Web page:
The Emperor’s New Clothes: Colin Davis’ Nielsen-Beethoven Cycle

United KingdomUnited Kingdom Haydn, Nielsen, Beethoven: Mitsuko Uchida (piano), London Symphony Orchestra, Sir Colin Davis (conductor) with Lucy Hall (soprano) and Marcus Farnsworth (baritone), Barbican Hall, London, 11.12.2011 (CC)

Haydn Symphony No. 93
Nielsen Symphony No. 3 (“Sinfonia espansiva”)
Beethoven Piano Concerto No. 5, “Emperor”

The combination of Haydn, Nielsen and Beethoven favoured in the current series of concerts is a winning and intriguing one, even if it can lead to some long evenings (the concert under discussion finished around 21:50). The stamina required poses few problems to an orchestra of the LSO’s calibre; it was good, also, to see the ‘Emperor” showcased in the second part of the programme. Perhaps, also, it is this work that should be considered first in the present review as it certainly provided the most food for thought.

Right from the first it was clear this was no run of the mill “Emperor”: the orchestral chord more blossomed into life than grabbed us by the lapels; Uchida’s responses were determined, verging on the relentless (certainly not descriptions one immediately associates with this artist). Throughout, whether declamatory or heart-meltingly delicate, Uchida played with the most awe-inspiring clarity. Davis’ accompaniment, though, was not really a match for his soloist. Try the fortissimo dotted rhythm exchange between soloist and orchestra before the return of the first great chords. Uchida was mesmerising, ferocious; Davis leaden.

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L.v.Beethoven, The Five Piano Concertos,
K.Sanderling / M.Uchida / BRSO

The slow movement was gorgeously rendered by Uchida (perhaps, here, predictably so, but no less wonderful for that) and at a tempo that was clearly Adagio but still moved. Uchida’s perfect cantabile allowed the piano truly to sing. A pity the magical transition to the finale was marred by, firstly, a less than magical descent from the bassoon to the horn sustained octaves, and then by the second horn running out of breath (or the note simply disappearing and the player giving up). Still, there was a freshness to Uchida’s playing that, as in the first movement, led to the feeling that she was discovering the score for the first time. The finale found the orchestra, at last, on blazing form. A bumpy corner just before the exposed timpani of the movement’s final stages was not enough to detract from a fascinating performance. Uchida’s technique is amazing (perfect octave trills), but her musical intelligence and her astonishing sensitivity is what really counts.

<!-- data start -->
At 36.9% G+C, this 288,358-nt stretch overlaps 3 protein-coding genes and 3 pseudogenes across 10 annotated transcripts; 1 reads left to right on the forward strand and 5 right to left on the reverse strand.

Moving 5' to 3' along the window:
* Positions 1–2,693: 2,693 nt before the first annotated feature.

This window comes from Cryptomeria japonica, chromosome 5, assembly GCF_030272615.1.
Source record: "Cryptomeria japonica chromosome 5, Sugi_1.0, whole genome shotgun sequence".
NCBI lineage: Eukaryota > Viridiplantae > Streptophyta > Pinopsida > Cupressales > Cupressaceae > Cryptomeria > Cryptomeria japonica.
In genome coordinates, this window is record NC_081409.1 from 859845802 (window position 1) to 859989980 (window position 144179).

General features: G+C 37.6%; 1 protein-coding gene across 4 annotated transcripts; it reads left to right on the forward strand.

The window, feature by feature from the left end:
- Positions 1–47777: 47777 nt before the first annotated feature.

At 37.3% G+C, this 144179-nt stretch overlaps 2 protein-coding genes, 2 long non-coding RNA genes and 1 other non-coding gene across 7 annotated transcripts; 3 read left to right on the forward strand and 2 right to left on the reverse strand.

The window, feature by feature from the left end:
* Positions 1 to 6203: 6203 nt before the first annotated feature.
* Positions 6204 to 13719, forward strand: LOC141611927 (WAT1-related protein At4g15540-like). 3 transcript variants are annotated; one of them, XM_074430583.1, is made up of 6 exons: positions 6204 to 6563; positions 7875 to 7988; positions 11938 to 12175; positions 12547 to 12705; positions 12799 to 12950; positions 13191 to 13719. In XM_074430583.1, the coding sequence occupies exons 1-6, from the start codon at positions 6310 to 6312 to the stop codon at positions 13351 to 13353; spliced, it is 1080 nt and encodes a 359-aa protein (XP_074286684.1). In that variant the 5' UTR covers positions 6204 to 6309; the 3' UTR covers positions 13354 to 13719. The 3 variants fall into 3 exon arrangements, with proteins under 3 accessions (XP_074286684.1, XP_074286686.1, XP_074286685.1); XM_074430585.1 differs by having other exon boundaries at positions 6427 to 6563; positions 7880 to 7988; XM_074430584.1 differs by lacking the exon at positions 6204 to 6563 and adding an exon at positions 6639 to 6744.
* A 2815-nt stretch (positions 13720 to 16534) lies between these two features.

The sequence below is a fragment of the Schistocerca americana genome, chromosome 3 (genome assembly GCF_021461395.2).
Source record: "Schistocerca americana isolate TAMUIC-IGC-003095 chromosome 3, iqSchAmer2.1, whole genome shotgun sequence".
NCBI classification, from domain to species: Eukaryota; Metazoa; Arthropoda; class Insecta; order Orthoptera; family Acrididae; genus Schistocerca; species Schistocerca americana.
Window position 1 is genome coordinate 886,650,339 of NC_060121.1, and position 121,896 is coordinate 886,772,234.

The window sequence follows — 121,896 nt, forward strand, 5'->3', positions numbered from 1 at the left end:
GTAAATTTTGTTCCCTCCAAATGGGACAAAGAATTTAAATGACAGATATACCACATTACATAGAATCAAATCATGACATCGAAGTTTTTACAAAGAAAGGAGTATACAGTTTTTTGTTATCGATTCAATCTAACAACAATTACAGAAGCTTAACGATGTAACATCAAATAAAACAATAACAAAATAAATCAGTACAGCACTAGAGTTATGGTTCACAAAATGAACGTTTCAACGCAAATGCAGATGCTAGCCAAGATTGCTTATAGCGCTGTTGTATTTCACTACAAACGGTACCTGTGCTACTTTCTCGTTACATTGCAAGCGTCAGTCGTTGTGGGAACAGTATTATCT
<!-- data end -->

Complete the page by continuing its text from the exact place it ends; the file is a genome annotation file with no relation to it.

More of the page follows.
The 70-minute first half pitted the first of Haydn’s “London” symphonies against Nielsen’s fascinating “Sinfonia espansiva”. Davis’ mix of modern instruments with hard-sticked timpani works well, as does his ease with the music. He ensured a sense of flow to the first movement proper (Allegro assai). The solo strings delighted in the Largo cantabile, while the playful finale was utterly charming (some lovely oboe playing from Juan Pechuan Ramirez).

Nielsen’s compact Third Symphony (1910/11) includes two wordless vocal soloists, here two young singers Lucy Hall (currently a scholar on the Opera Course at the Guildhall School) and Marcus Farnsworth, winner of the 2009 Wigmore Hall International Song Competition. They are called for the second movement, an Andante pastorale. Farnsworth’s pleasing, open sound was a delight; Lucy Hall has a pleasing sound when you could hear it but, from the stalls, one had to strain rather. The overall impression of the performance confirmed that this is to be a major Nielsen series. Davis was clearly in no mood to linger. The first movement was bracing in the extreme and included along the way moments of virtuosity that surely the LSO alone among UK orchestras could achieve (a perfectly graded pizzicato violin diminuendo springs to mind – fans of the Philharmonia may wish to differ). The finale brought an almost Elgarian nobility to Nielsen’s long melodic lines.

A fascinating evening (as if one expects anything less from the LSO these days).

Colin Clarke